Being able to point to the results of an audit should rightly be held in the same bracket as things such as speed, price, number of servers etc when people come to choose a VPN service. In fact, it is arguably the most important factor to consider. After all, if a VPN can’t prove to you that they are not recording your browsing activities, your browsing history or even your outgoing traffic, then why on earth would anybody sign up for such a service?

We should also consider the credentials of any such company carrying out these audits and how robust their reporting actually is. Any solid certification should rate VPN providers on both users security and privacy of users’ data. Each category should then have a set of criteria upon which these providers can be rated. Ideally, only providers who could fulfill all criteria should be certified. Security testing should determine that web application security levels are high and that no high risk or medium risk vulnerabilities are detected. Source code security analysis is also important here to determine that best security practices are being used in application development along with correctly implemented security measures.

It should form part of any VPN’s mission statement - to protect users’ privacy. On that basis ask to see a Transparency Report that should detail the number of requests to disclose individual users’ personal data received. If the VPN cannot respond to all these requests by stating, “We cannot and do not keep any logs and therefore we will not be able to provide you with any further information on this matter”, then perhaps you should be asking yourself why…

However, it is also worth sounding a word of caution - an independent audit is not a silver bullet and some announcements regarding VPN audits have to be taken with a pinch of salt. PureVPN were, after all, caught red-handed giving out user information to the FBI - so much for not keeping logs. After only a few weeks on from this scandal, PureVPN updated its privacy policy to reveal (in a transparent manner) just how much they were taking care of the privacy of their users. Caveat emptor! Also, there is nothing to stop a VPN to start to log user activity AFTER the audit is done. Any audit is a momentum picture capturing the very time of the audit - ultimately you still have to trust the provider. It is also worth pointing out that many VPN providers disclose how they process Personally Identifiable Information (PII) and there are a few that process more data than required to provision the VPN account and connection.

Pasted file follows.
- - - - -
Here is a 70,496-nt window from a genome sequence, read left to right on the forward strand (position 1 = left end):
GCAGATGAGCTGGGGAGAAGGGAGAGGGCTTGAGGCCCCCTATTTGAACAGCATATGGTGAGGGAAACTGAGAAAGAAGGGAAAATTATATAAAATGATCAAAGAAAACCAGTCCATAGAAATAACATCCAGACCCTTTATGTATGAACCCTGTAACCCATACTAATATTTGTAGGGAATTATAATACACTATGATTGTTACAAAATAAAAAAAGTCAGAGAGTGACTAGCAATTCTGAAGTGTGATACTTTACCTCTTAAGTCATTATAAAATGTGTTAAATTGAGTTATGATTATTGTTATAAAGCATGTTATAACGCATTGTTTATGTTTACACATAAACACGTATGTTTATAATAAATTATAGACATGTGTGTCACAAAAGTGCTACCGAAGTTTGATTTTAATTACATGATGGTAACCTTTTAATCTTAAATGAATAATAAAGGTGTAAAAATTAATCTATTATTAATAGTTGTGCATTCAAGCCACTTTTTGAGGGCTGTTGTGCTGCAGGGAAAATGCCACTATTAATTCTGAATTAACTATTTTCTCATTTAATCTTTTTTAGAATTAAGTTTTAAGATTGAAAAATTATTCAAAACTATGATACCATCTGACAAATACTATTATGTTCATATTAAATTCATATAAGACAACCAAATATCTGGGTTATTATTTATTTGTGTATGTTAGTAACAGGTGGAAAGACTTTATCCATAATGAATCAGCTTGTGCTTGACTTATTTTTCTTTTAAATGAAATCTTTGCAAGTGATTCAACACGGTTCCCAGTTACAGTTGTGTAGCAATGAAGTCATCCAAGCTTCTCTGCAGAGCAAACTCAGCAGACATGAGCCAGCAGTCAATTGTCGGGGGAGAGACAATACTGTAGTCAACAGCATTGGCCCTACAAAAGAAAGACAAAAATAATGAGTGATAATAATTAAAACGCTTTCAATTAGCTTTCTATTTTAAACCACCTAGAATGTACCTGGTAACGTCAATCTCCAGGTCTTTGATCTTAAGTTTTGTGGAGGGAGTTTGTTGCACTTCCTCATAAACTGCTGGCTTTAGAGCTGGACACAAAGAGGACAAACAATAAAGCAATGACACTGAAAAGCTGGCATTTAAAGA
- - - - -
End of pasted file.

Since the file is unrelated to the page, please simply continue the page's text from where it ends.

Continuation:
With many of the major VPN providers checking their services for potential vulnerabilities, independent audits look to be an effective way to back-up the security and privacy claims that such providers make. And with some of the high-profile logging cases eroding negatively impacting upon user trust ( e.g. PureVPN and IPVanish) it is more important than ever to verify that your VPN’s claims are actually true. With the number of VPN providers growing day by day, these audits could well become the de-facto consumer standard for choosing the best provider.

Sebastian Schaub, CEO of

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Sebastian Schaub

Sebastian is the founder of VPN and he has been working in the internet security industry for over a decade. He started VPN to make internet security and privacy accessible to everybody.